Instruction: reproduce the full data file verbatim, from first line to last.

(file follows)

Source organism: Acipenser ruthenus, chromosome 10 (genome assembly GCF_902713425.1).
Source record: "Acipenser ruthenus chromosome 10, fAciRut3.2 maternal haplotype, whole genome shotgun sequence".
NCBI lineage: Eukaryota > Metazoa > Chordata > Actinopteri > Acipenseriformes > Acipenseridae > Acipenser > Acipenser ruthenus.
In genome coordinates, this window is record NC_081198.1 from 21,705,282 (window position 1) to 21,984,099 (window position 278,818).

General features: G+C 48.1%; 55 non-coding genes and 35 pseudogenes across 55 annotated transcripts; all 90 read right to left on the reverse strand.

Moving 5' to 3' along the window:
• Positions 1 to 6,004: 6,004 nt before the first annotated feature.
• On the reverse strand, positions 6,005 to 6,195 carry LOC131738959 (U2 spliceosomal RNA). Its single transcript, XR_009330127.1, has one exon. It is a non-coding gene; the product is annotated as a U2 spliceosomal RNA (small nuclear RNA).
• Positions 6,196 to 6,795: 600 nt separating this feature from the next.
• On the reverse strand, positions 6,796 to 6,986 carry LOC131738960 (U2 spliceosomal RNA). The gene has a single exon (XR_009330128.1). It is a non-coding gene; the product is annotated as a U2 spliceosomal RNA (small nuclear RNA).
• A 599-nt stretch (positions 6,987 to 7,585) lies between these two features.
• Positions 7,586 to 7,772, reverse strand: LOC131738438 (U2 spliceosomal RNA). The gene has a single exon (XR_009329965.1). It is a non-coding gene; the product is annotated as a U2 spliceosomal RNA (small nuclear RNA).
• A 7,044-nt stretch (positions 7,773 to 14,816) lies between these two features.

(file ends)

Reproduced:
Source organism: Acipenser ruthenus, chromosome 10 (genome assembly GCF_902713425.1).
Source record: "Acipenser ruthenus chromosome 10, fAciRut3.2 maternal haplotype, whole genome shotgun sequence".
NCBI lineage: Eukaryota > Metazoa > Chordata > Actinopteri > Acipenseriformes > Acipenseridae > Acipenser > Acipenser ruthenus.
In genome coordinates, this window is record NC_081198.1 from 21,705,282 (window position 1) to 21,984,099 (window position 278,818).

General features: G+C 48.1%; 55 non-coding genes and 35 pseudogenes across 55 annotated transcripts; all 90 read right to left on the reverse strand.

Moving 5' to 3' along the window:
• Positions 1 to 6,004: 6,004 nt before the first annotated feature.
• On the reverse strand, positions 6,005 to 6,195 carry LOC131738959 (U2 spliceosomal RNA). Its single transcript, XR_009330127.1, has one exon. It is a non-coding gene; the product is annotated as a U2 spliceosomal RNA (small nuclear RNA).
• Positions 6,196 to 6,795: 600 nt separating this feature from the next.
• On the reverse strand, positions 6,796 to 6,986 carry LOC131738960 (U2 spliceosomal RNA). The gene has a single exon (XR_009330128.1). It is a non-coding gene; the product is annotated as a U2 spliceosomal RNA (small nuclear RNA).
• A 599-nt stretch (positions 6,987 to 7,585) lies between these two features.
• Positions 7,586 to 7,772, reverse strand: LOC131738438 (U2 spliceosomal RNA). The gene has a single exon (XR_009329965.1). It is a non-coding gene; the product is annotated as a U2 spliceosomal RNA (small nuclear RNA).
• A 7,044-nt stretch (positions 7,773 to 14,816) lies between these two features.